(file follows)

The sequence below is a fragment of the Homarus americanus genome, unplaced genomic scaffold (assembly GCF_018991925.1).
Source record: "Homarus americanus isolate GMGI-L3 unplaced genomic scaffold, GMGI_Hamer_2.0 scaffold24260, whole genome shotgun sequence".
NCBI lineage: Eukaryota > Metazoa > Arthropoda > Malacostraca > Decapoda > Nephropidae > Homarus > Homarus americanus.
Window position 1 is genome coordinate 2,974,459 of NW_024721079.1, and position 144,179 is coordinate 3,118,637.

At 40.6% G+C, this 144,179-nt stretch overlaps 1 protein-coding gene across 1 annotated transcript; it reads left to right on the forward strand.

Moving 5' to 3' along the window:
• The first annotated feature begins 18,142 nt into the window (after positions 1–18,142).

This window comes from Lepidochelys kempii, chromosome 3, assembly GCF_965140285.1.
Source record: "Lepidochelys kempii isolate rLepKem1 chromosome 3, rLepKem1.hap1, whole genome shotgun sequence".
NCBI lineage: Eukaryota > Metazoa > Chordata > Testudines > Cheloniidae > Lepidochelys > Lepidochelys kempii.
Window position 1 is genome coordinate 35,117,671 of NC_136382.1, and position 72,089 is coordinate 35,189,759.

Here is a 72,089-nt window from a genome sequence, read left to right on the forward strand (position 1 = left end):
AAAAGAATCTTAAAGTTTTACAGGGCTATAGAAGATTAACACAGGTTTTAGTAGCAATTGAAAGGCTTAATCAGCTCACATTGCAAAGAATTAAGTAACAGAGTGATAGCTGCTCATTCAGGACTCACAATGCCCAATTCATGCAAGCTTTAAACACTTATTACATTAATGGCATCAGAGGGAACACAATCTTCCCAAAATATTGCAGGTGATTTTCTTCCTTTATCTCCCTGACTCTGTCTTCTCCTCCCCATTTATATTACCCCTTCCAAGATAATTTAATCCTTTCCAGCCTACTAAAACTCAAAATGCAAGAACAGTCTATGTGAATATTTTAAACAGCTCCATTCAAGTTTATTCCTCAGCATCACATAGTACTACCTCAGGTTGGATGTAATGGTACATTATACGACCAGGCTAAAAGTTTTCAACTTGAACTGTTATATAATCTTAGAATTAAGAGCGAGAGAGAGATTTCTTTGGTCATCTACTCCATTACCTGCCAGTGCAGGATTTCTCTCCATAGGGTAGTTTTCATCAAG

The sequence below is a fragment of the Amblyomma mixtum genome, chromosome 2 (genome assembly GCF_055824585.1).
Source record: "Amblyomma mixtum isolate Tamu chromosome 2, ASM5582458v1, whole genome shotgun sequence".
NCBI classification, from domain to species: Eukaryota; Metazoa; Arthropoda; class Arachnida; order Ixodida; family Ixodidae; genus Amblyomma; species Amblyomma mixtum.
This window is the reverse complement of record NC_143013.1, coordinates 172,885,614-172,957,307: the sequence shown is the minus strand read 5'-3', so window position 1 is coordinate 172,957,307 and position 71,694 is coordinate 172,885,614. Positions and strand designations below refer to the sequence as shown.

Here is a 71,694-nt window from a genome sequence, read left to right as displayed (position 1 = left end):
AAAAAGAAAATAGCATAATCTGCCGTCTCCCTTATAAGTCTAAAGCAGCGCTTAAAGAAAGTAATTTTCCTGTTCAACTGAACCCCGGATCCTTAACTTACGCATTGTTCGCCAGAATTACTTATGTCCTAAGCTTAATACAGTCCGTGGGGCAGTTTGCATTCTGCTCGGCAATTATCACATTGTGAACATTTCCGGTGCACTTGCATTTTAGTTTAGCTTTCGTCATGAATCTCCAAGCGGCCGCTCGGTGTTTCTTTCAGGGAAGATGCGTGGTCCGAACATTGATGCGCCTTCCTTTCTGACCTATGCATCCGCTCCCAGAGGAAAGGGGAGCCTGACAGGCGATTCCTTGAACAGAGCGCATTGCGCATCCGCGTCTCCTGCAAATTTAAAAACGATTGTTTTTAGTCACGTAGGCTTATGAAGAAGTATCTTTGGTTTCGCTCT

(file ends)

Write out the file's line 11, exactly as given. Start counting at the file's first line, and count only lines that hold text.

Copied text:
Window position 1 is genome coordinate 35,117,671 of NC_136382.1, and position 72,089 is coordinate 35,189,759.